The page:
Benevolent, compassionate, and devout are all words that describe this incredible woman. She sewed for the needy, was a friend to the poor and gave so generously of herself that today, approximately two thousand years later, her name is synonymous with acts of charity. 
 Now there was at Joppa a certain disciple named Tabitha, which by interpretation is called Dorcas: this woman was full of good works and almsdeeds which she did.” (Acts 9:36)  

Tabitha was first of all a disciple of Jesus Christ. She was a doer as well as a hearer of the word and followed Christ's commandment For I have given you an example, that ye should do as I have done to you.  A new commandment I give unto you, That ye love one another; as I have loved you, that ye also love one another. By this shall all men know that ye are my disciples, if ye have love one to another.” (John 13: 15 & 34–35)
This motivating principle is manifested in Tabitha’s life by her “good works and almsdeeds.” Not only did she give of her coins but she gave of herself. With a sewing needle as her tool, she brought comfort and hope to the lowliest people in her society. She loved and served the widows in her community by making clothes for them. In that time and place widows were the most venerable members of society. Without a husband they often had no source of income. They had no one to protect them or to watch out for them. And so Tabitha looked after the widows. She used the skills that God had given her and exemplified the ideal woman spoken of in Proverbs 31:13, 20 “She seeketh wool and flax, and worketh willingly with her hands.” “She stretcheth out her hand to the poor; yea, she reacheth forth her hands to the needy.”

No one will ever know the hours that she spent sewing, the reassuring words that she gave or all the uncountable acts of charity that she performed. However, we know that she was “full” from engaging in Christ like service and that her life was full of people who cared deeply about her. 

One day, Tabitha became ill and died. When this happened, her friends and loved ones immediately went into action, “Whom when they had washed, they laid her in an upper chamber. And forasmuch as Lydda was nigh to Joppa, and the disciples had heard that Peter was there, they sent unto him two men, desiring him that he would not delay to come to them.” (Acts 9: 37-38)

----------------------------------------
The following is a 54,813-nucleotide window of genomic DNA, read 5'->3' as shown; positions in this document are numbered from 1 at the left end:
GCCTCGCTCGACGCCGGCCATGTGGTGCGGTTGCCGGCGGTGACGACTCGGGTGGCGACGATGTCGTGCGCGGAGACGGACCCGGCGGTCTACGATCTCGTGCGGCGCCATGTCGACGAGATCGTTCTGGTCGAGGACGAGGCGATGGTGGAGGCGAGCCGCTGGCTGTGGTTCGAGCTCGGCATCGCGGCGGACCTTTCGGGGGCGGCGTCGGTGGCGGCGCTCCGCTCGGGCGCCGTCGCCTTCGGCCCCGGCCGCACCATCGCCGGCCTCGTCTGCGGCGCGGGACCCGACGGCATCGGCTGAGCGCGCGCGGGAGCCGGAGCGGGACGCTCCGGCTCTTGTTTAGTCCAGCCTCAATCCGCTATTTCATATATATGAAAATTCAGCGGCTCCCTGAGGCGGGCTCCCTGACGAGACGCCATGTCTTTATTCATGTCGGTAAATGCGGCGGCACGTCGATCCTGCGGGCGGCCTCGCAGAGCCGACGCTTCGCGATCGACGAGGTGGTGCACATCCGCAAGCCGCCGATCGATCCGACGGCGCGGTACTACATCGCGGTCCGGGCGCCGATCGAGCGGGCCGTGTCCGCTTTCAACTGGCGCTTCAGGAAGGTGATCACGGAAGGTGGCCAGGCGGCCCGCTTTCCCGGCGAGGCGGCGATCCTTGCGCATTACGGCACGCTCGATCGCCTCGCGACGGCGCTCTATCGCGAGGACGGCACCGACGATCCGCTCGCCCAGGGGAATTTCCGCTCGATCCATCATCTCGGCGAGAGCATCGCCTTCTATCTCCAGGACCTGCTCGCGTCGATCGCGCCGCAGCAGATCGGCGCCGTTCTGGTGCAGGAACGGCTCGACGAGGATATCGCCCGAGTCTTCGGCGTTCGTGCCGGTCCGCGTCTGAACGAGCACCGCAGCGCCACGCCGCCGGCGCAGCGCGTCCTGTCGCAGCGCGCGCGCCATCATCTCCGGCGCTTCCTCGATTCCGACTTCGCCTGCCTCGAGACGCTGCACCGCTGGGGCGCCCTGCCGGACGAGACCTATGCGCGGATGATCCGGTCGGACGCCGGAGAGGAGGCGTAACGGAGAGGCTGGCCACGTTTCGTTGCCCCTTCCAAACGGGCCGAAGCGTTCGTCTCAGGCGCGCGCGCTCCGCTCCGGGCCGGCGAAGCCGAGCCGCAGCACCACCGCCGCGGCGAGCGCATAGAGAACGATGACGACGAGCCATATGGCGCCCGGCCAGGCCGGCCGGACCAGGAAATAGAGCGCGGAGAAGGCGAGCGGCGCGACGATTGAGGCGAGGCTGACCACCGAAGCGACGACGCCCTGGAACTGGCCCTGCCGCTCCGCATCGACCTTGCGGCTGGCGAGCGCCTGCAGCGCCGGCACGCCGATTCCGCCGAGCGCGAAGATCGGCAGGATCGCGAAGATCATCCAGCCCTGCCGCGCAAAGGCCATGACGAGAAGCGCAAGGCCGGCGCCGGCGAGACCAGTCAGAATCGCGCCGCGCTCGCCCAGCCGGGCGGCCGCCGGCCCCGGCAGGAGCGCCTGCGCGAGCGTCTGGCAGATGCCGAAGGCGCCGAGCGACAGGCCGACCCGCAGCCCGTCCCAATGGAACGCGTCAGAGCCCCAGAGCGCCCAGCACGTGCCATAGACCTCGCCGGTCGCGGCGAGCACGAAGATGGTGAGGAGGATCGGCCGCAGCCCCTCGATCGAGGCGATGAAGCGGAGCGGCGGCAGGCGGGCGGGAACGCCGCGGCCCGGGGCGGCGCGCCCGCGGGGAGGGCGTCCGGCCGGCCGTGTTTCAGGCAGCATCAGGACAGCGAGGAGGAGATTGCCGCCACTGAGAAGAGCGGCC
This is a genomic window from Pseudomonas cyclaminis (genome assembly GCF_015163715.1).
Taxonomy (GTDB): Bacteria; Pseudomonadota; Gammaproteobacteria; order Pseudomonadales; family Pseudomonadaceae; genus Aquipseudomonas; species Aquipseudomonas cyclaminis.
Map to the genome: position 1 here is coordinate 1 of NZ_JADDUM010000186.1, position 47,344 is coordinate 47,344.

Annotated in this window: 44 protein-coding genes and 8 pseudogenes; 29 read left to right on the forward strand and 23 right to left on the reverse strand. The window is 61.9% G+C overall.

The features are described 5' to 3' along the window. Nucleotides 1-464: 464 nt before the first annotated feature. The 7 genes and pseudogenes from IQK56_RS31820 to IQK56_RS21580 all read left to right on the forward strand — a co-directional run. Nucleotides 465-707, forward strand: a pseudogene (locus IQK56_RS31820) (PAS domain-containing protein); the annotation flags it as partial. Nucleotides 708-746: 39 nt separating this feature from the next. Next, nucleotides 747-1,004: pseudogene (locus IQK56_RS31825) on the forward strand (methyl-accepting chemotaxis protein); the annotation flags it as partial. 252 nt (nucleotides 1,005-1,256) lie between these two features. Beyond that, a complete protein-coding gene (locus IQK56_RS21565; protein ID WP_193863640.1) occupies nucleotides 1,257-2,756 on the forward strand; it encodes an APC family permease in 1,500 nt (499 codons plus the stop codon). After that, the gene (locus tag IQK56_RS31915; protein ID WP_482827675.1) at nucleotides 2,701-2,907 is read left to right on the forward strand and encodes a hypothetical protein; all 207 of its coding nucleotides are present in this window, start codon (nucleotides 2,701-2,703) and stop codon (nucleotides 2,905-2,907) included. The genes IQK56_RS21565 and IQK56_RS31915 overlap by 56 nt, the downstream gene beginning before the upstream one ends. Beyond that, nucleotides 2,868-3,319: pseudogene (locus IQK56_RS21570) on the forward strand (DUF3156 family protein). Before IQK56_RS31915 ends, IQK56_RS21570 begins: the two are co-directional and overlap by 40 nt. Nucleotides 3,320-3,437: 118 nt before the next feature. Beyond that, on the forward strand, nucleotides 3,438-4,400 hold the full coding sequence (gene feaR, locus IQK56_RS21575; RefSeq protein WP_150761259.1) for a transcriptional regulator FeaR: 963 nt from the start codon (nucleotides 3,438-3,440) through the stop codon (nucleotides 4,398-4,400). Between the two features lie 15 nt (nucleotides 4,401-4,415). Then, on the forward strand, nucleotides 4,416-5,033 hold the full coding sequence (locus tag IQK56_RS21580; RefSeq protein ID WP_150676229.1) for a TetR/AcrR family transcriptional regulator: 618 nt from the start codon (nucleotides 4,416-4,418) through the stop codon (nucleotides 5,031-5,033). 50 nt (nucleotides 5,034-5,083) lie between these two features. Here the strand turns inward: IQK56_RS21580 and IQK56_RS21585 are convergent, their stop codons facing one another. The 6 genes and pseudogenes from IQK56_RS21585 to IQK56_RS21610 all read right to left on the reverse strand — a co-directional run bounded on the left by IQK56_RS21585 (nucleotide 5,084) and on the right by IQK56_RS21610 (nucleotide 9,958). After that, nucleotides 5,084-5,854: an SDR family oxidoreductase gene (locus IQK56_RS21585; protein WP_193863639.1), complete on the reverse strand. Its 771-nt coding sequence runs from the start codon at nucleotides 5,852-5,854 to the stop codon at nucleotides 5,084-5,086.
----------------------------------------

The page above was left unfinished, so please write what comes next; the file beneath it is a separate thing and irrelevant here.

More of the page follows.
No doubt, these early Christians knew about the apostle Peter and the mighty miracles that he had performed in the name of Jesus Christ. Since Tabitha was such a great loss to the church in Joppa, they believed that Peter would help them. Perhaps they were looking for a miracle. When Peter heard the news about her death, he came at once. Upon arrival, he was taken to an upper room in the house where Tabitha’s body had been laid out. All the widows that she had helped were there wearing the clothes that Tabitha had made. They stood up around Peter weeping and showed him her handiwork. The faithful apostle must have had great compassion upon this scene and sought to bring the people comfort.
Peter dismissed the mourners from the room; then knelt down in faith and prayed. Turning toward the dead woman, he said, 'Tabitha, arise.' She then opened her eyes, saw Peter and sat up. He gave her his hand and lifted her up. Then he called the believers and the widows and presented her to them alive. This became known all over Joppa, “and many people believed in the Lord."

Some might think that Tabitha’s story is important because she was raised from the dead, for this was indeed a marvelous and faith promoting miracle. But, I believe that her story is just as significant because of the life that she lived. 

 Tabitha learned to love her neighbor as herself and teaches us that those who have love in their hearts can do a lot of good for others. She reminds us that we are the Lords hands here upon the earth and that our service to others is an expression of our discipleship. I believe that the Lord depends upon each of us to love and help one another. In return we are blessed and sanctified through our sacrifice. “Our own spirits become healed, more refined, and stronger. We become happier, more peaceful, and more receptive to the whisperings of the Holy Spirit.” Dieter F. Uchtdorf
As we serve the Savior and do what He would have us do, we become more like Him. As we become more like the Savior, we can begin to understand how he served and saves us. The Atonement of Jesus Christ then becomes truer and more active in our lives.

Each day we have the opportunity to brighten someone’s day and to save them in little ways. Maybe it’s sewing clothing like Tabitha or just helping a neighbor who needs some small assistance. Whatever it is, even small and simple acts of kindness can mean the world to someone.